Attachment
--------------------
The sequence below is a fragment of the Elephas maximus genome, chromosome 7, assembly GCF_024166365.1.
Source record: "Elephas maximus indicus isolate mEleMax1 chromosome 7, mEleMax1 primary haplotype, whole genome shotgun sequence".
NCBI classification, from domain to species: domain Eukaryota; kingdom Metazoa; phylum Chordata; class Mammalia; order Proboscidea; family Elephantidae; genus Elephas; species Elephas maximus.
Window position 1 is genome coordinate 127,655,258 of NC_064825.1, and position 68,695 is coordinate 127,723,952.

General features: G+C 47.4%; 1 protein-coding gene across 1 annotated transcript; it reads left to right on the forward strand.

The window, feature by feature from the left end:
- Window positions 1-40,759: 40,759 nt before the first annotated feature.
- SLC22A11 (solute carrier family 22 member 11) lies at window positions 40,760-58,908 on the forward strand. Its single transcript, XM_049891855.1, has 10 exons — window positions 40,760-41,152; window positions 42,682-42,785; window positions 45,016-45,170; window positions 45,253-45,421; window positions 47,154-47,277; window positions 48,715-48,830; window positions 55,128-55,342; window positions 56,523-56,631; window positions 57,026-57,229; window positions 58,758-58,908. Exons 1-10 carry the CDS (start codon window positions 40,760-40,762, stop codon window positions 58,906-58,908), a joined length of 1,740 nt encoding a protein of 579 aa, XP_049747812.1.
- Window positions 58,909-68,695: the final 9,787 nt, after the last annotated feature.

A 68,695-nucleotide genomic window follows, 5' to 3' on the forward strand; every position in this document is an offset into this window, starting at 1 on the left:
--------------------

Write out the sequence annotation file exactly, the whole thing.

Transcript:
The sequence below is a fragment of the Elephas maximus genome, chromosome 7, assembly GCF_024166365.1.
Source record: "Elephas maximus indicus isolate mEleMax1 chromosome 7, mEleMax1 primary haplotype, whole genome shotgun sequence".
NCBI classification, from domain to species: domain Eukaryota; kingdom Metazoa; phylum Chordata; class Mammalia; order Proboscidea; family Elephantidae; genus Elephas; species Elephas maximus.
Window position 1 is genome coordinate 127,655,258 of NC_064825.1, and position 68,695 is coordinate 127,723,952.

General features: G+C 47.4%; 1 protein-coding gene across 1 annotated transcript; it reads left to right on the forward strand.

The window, feature by feature from the left end:
- Window positions 1-40,759: 40,759 nt before the first annotated feature.
- SLC22A11 (solute carrier family 22 member 11) lies at window positions 40,760-58,908 on the forward strand. Its single transcript, XM_049891855.1, has 10 exons — window positions 40,760-41,152; window positions 42,682-42,785; window positions 45,016-45,170; window positions 45,253-45,421; window positions 47,154-47,277; window positions 48,715-48,830; window positions 55,128-55,342; window positions 56,523-56,631; window positions 57,026-57,229; window positions 58,758-58,908. Exons 1-10 carry the CDS (start codon window positions 40,760-40,762, stop codon window positions 58,906-58,908), a joined length of 1,740 nt encoding a protein of 579 aa, XP_049747812.1.
- Window positions 58,909-68,695: the final 9,787 nt, after the last annotated feature.

A 68,695-nucleotide genomic window follows, 5' to 3' on the forward strand; every position in this document is an offset into this window, starting at 1 on the left: